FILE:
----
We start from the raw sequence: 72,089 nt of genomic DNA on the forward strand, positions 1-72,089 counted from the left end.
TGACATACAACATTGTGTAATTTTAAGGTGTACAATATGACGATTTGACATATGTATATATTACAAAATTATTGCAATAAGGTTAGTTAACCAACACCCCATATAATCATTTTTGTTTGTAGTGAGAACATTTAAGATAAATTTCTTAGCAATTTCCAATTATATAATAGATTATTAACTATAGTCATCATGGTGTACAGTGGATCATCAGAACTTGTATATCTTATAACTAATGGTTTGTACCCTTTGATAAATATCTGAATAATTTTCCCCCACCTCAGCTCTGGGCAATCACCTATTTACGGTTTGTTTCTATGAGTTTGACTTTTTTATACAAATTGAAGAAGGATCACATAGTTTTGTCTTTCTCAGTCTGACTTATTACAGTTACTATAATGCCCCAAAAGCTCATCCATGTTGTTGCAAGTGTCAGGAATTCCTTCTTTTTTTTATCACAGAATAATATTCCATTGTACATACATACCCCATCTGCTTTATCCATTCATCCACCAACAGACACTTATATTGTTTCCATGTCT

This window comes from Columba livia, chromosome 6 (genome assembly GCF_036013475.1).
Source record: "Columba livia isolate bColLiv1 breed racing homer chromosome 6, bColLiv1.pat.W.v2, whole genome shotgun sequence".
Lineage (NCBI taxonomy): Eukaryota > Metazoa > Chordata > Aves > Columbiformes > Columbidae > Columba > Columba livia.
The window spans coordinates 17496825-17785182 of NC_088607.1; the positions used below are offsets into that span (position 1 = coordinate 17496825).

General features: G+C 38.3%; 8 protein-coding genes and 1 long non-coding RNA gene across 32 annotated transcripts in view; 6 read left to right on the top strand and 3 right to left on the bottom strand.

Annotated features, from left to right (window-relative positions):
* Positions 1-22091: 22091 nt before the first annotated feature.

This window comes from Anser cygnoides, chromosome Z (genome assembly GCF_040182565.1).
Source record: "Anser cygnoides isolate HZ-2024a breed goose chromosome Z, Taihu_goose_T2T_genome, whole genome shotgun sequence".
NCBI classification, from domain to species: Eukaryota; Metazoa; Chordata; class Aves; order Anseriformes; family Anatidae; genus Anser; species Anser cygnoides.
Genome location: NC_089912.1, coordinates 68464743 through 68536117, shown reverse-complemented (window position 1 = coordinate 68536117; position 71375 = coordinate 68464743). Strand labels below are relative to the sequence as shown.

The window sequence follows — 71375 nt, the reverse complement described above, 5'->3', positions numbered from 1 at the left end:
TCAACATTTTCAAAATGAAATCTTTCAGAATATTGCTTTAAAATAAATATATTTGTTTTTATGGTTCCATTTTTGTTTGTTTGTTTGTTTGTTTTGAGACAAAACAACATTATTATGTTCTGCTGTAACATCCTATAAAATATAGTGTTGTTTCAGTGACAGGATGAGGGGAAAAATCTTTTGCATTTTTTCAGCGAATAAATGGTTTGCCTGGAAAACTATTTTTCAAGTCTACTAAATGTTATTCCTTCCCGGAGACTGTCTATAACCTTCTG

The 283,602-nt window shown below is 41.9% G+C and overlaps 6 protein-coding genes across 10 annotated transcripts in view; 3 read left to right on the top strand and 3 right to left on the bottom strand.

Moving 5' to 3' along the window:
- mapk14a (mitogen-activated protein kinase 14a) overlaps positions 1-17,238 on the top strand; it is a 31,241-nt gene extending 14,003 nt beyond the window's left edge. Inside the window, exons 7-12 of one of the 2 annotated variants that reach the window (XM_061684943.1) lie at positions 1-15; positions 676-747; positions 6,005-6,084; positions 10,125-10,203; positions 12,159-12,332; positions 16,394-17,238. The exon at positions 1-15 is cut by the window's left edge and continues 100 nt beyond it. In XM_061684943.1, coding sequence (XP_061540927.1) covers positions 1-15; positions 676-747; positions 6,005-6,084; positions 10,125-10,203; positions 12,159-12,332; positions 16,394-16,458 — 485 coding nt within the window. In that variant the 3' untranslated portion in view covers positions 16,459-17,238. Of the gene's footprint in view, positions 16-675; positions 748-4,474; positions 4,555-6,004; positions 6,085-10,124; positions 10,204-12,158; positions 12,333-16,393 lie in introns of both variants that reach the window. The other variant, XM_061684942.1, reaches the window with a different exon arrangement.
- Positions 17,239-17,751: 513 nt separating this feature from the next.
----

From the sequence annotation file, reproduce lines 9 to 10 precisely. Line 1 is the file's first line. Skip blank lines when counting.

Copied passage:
* Positions 1-22091: 22091 nt before the first annotated feature.

This window comes from Anser cygnoides, chromosome Z (genome assembly GCF_040182565.1).